(Source Loop Barbados) – The La Soufriere eruptions have put an inconceivable dent in the wallet of St Vincent and the Grenadines.
Minister of Finance, Economic Planning and Information Technology, Camillo Gonsalves has stated that the impact of the eruptions was “incalculable” and likened the economic devastation to that caused by Hurricane Ivan on Grenada, Maria on Dominica and Antigua and Barbuda.
Speaking to the media from Chateaubelair in the red zone on Sunday , the finance minister indicated that half of St Vincent’s GDP had been affected by the eruption coupled with the COVID-19 pandemic.
The island’s economy contracted about four to five per cent in 2020, the smallest contraction in the region and largely due to the agricultural sector. Responsible for food exports to members of the Organisation of Eastern Caribbean States (OECS), St Vincent’s agricultural sector accounts for 12 to 14 per cent of its GDP. But with the major agricultural lands in the red and orange zone utterly destroyed by pyroclastic flows and covered in ash, the country’s ‘bread and butter’ is gone.
Gonsalves reported that it may be a couple of years before the country could recover and achieve its 2019 numbers.
“Pre-pandemic we were anticipating growth between one and four per cent depending on when tourism resumes, so there is one per cent if tourism is late in the year [and] four per cent if tourism came back earlier.
“We haven’t run the numbers yet but it goes without saying, that there will be another economic contraction in St Vincent and the Grenadines this year and even if there is growth next year, it will be growth from a hole so we won’t be back to where we are supposed to be I believe for a couple years to come,” the minister added.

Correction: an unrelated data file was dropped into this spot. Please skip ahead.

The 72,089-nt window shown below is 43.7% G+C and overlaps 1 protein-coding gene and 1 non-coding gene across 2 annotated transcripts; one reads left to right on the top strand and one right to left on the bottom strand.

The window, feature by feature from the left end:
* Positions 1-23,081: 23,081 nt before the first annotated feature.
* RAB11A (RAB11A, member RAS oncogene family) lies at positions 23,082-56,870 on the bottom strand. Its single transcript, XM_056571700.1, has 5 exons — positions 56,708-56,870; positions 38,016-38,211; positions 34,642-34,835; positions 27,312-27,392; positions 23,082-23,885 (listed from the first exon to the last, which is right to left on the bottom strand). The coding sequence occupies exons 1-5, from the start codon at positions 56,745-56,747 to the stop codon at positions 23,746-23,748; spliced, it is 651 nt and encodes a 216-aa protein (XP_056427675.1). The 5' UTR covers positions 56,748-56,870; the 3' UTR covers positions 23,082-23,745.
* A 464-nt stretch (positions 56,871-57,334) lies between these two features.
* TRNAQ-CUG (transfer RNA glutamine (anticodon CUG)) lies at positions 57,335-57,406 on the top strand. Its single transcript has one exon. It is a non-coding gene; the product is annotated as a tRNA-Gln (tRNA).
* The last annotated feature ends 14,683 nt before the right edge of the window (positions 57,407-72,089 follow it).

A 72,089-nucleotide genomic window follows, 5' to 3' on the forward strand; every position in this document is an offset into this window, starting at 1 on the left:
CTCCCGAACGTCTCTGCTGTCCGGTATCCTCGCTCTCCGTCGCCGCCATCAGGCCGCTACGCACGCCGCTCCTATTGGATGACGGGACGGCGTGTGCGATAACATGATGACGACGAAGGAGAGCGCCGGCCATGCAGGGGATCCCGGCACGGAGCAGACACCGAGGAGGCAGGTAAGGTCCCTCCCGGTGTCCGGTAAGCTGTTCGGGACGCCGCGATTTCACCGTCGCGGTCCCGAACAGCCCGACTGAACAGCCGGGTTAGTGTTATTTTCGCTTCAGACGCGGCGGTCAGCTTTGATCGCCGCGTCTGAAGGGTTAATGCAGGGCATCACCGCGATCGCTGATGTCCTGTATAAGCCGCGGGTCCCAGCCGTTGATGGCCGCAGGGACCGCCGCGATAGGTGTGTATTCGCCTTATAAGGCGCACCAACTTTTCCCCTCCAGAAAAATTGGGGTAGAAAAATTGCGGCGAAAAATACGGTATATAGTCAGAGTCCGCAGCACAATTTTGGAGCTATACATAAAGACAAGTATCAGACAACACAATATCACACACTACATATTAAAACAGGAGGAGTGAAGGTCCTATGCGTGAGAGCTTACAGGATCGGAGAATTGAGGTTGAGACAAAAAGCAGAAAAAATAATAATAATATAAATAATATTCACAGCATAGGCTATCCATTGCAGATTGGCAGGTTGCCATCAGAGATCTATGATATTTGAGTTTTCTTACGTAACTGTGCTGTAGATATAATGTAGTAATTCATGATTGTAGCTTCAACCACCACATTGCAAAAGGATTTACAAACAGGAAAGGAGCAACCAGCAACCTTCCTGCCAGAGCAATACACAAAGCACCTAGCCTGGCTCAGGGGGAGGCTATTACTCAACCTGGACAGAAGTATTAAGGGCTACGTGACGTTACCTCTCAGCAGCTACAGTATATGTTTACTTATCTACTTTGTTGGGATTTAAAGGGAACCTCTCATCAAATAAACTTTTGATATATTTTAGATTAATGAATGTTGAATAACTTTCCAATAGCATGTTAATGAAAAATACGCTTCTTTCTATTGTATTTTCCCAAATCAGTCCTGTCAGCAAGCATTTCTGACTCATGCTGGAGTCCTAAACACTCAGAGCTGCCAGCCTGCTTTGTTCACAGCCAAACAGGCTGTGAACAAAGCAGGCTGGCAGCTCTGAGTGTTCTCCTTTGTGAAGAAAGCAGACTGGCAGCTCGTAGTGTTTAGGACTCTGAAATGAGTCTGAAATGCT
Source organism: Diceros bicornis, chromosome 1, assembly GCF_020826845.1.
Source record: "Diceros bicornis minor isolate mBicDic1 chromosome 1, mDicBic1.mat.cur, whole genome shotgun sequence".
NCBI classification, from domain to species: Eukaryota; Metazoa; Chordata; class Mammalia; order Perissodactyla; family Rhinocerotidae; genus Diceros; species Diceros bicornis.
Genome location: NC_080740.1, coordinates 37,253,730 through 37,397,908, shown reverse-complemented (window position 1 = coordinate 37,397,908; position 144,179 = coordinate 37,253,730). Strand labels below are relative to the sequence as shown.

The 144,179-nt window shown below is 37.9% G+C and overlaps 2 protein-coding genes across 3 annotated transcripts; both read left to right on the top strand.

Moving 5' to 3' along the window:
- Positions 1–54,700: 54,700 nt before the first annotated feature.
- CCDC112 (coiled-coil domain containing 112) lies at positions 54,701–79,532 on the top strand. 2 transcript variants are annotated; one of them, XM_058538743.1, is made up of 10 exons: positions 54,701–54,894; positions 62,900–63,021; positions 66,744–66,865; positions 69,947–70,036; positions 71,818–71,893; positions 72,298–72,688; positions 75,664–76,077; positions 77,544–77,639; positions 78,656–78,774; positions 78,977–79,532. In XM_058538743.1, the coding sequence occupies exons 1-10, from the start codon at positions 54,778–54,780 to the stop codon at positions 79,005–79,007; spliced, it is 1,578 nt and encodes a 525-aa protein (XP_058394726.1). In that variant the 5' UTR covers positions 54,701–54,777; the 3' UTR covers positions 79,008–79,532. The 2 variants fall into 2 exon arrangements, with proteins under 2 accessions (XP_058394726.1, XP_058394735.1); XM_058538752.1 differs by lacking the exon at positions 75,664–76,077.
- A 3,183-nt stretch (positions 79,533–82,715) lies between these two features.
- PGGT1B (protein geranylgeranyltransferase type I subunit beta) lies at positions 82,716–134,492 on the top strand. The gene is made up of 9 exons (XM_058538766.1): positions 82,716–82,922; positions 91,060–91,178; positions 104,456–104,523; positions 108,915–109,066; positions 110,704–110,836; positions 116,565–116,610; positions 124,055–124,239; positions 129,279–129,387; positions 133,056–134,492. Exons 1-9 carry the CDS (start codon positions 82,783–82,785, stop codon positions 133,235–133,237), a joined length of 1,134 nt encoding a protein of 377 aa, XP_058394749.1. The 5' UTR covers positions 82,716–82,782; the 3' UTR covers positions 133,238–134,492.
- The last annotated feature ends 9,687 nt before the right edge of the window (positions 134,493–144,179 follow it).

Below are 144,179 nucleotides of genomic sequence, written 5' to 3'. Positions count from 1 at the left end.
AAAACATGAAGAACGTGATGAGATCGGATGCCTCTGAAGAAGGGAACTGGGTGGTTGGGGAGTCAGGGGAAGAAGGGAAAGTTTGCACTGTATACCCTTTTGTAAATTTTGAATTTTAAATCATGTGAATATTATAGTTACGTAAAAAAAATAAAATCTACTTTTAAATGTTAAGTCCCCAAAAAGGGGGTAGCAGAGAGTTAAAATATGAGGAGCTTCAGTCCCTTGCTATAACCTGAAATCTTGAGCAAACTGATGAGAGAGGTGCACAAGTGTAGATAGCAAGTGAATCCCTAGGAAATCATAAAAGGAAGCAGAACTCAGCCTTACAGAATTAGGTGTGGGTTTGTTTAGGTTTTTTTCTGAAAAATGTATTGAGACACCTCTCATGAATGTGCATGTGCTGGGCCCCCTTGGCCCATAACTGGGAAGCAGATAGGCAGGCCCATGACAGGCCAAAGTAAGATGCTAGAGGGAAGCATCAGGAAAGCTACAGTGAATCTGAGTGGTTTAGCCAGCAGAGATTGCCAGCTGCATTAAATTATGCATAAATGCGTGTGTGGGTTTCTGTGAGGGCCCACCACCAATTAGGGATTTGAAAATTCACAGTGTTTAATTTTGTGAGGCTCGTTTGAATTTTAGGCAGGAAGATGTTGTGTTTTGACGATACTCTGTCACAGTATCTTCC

As officials predict that citizens will remain in the shelters for approximately three months before an all-clear is given, Gonsalves disclosed that the costs for humanitarian aid could surpass 100 million EC.
Additionally, given the damage to roads and houses, efforts to address the infrastructural damage will amount to 150 million USD. The finance minister disclosed that it was “a multi-million-dollar price” just to clean up the ash.
“It is going to be a multi-million dollar price just to get the ash out of the way and then there is the reconstruction phase. We have not yet quantified the cost of reconstruction but rough estimates is that on the windward side of the red zone about 20 per cent of private homes have been either damaged or destroyed. We are going to have to deal with that. Roads have been destroyed, infrastructure in the north has been destroyed so there is also a construction cost there.
“We can say that the immediate humanitarian costs are likely to exceed 100 million EC and over 150 million USD of infrastructural damage has already been tabulated and that doesn’t count the cost of clean, that doesn’t account the cost of losses that farmers and other business folk have experienced.”